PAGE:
A nurse at a hospital treating Prince William’s pregnant wife Kate who fell for an Australian radio prank was found hanged in her room, had wrist injuries and left three notes, an inquest heard on Thursday.
A colleague and a security guard discovered Jacintha Saldanha, 46, in nurses’ quarters near the private King Edward VII’s Hospital in central London on Friday, the opening session of the inquest was told.
The Indian-born mother-of-two died three days after she unwittingly transferred a hoax call from a Sydney-based broadcaster during which two DJs posing as British royals obtained details about Kate’s morning sickness.
The Guardian reported on Friday that one of three notes criticised staff at the hospital where she worked while the other two addressed the hoax call and arrangements for her funeral.
Senior British police officer James Harman told the inquest there were “no suspicious circumstances” surrounding her death, indicating that no other people were involved.
“Jacintha Saldanha was found by a colleague and a member of security staff. Sadly she was found hanging. There were also injuries to her wrist,” he told Westminster Coroner’s Court.
Two notes were found in her room and another was among her possessions, Harman said, without revealing their contents at this preliminary stage.
Police are also looking at telephone calls and e-mails to see if they shed more light on her death, he said.
Scotland Yard will “in the very near future” be in contact with Australian police to ask them to interview people there, he added.
Coroner Fiona Wilcox told the court: “I would like the police to pass on my sympathies to her family and everybody who has been touched by this tragic death.”
Saldanha’s husband Benedict Barboza and two teenage children did not attend the short hearing.
Her body was released to undertakers after the hearing, a Westminster City Council spokesman said.
Her family, who live in Bristol in southwest England, are understood to be making arrangements to return her body to India. A private memorial service is expected to be held later this week.
A mass will also be held for Saldanha at London’s Westminster Cathedral – the main Catholic church in England – on Saturday.
Thursday’s hearing was only to open the inquest into her death, and a full hearing including further details of the case will be held on March 26, next year, after further investigations.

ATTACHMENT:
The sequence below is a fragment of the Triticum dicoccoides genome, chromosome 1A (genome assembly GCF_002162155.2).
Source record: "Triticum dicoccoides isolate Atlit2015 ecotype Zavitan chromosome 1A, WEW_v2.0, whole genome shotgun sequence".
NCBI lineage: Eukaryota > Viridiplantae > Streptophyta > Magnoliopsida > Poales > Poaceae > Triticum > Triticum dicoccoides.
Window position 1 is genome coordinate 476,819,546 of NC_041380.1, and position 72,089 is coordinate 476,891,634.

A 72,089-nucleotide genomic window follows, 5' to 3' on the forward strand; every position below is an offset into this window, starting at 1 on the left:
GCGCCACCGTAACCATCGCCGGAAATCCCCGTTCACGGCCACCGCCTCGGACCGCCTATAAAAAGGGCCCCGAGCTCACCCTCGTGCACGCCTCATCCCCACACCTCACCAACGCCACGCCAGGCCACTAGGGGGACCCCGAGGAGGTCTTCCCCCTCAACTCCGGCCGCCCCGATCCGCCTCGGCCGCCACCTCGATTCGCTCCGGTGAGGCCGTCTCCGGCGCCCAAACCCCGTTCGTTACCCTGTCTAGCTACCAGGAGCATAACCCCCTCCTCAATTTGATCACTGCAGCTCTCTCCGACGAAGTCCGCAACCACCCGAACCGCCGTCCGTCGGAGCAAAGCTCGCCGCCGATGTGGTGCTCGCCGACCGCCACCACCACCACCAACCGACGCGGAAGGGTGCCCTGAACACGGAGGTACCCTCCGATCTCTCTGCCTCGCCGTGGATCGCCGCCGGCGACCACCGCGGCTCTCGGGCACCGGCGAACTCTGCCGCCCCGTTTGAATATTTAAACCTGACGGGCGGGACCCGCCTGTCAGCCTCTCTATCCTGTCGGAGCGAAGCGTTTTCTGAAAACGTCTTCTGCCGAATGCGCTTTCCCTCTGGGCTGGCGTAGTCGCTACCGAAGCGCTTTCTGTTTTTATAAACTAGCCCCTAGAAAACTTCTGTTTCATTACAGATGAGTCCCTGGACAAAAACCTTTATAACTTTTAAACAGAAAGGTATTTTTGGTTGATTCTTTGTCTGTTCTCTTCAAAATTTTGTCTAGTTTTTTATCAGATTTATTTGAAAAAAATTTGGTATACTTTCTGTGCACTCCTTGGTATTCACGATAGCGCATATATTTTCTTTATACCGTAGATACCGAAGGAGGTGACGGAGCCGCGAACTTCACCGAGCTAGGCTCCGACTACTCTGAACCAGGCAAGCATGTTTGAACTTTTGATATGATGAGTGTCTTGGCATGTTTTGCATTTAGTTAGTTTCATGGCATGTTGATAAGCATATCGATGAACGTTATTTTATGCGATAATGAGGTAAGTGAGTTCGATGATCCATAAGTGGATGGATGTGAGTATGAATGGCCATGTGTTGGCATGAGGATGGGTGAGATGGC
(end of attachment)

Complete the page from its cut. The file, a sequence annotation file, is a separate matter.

In England, inquests are held to examine sudden or unexplained deaths and can record any one of a number of possible verdicts including suicide or misadventure. They do not apportion blame.
Australia’s media watchdog announced on Thursday that it was probing the broadcaster behind the pre-recorded hoax, Sydney’s 2Day FM.
But Australian Communications and Media Authority (ACMA) said it was not investigating presenters Mel Greig and Michael Christian who have borne the brunt of worldwide anger.
Saldanha, originally from near Mangalore on the southwest Indian coast, was found dead on Friday.
Three days earlier she answered a prank call to the hospital made by two Australian radio presenters impersonating Queen Elizabeth II and her heir Prince Charles, William’s father.
Saldanha put the call through to another nurse who divulged details of Kate’s condition as she recovered from acute morning sickness.
The radio station has pledged at least A$500,000 (US$523,600) to help the grieving family, but British lawmaker Keith Vaz, who has been acting as their spokesman, said the broadcaster had not done enough.
British Prime Minister David Cameron told parliament on Wednesday that the death was a “complete tragedy”.
Kate is continuing to rest and William attended the British premiere of The Hobbit: An Unexpected Journey on his own on Wednesday.
The royal couple, who are expecting their first child, have said they at no stage complained to the hospital about the hoax call incident. The hospital has also said that it gave Saldanha its full support.
Separately, new legislation ending male precedence in the line of succession to the throne was published on Thursday, meaning that William and Kate’s first baby can succeed to the throne regardless of whether it is a girl or a boy.